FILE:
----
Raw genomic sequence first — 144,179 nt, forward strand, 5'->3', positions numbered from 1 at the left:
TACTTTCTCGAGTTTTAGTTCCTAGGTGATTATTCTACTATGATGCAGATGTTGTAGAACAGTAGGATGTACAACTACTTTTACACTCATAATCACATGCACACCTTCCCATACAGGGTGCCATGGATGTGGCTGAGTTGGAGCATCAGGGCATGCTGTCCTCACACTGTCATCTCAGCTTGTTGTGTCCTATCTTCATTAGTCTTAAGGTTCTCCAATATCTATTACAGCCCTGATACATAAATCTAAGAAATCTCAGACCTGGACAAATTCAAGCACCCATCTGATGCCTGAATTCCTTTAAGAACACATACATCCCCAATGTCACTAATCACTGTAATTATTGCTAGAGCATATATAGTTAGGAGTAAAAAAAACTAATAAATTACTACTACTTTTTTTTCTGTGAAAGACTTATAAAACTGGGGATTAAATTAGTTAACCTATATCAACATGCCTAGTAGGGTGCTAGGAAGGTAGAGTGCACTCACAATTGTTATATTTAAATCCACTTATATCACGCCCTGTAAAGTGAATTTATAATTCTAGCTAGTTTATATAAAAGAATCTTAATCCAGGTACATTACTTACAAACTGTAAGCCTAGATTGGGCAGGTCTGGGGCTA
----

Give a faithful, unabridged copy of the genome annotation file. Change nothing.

Raw genomic sequence first — 144,179 nt, forward strand, 5'->3', positions numbered from 1 at the left:
TACTTTCTCGAGTTTTAGTTCCTAGGTGATTATTCTACTATGATGCAGATGTTGTAGAACAGTAGGATGTACAACTACTTTTACACTCATAATCACATGCACACCTTCCCATACAGGGTGCCATGGATGTGGCTGAGTTGGAGCATCAGGGCATGCTGTCCTCACACTGTCATCTCAGCTTGTTGTGTCCTATCTTCATTAGTCTTAAGGTTCTCCAATATCTATTACAGCCCTGATACATAAATCTAAGAAATCTCAGACCTGGACAAATTCAAGCACCCATCTGATGCCTGAATTCCTTTAAGAACACATACATCCCCAATGTCACTAATCACTGTAATTATTGCTAGAGCATATATAGTTAGGAGTAAAAAAAACTAATAAATTACTACTACTTTTTTTTCTGTGAAAGACTTATAAAACTGGGGATTAAATTAGTTAACCTATATCAACATGCCTAGTAGGGTGCTAGGAAGGTAGAGTGCACTCACAATTGTTATATTTAAATCCACTTATATCACGCCCTGTAAAGTGAATTTATAATTCTAGCTAGTTTATATAAAAGAATCTTAATCCAGGTACATTACTTACAAACTGTAAGCCTAGATTGGGCAGGTCTGGGGCTA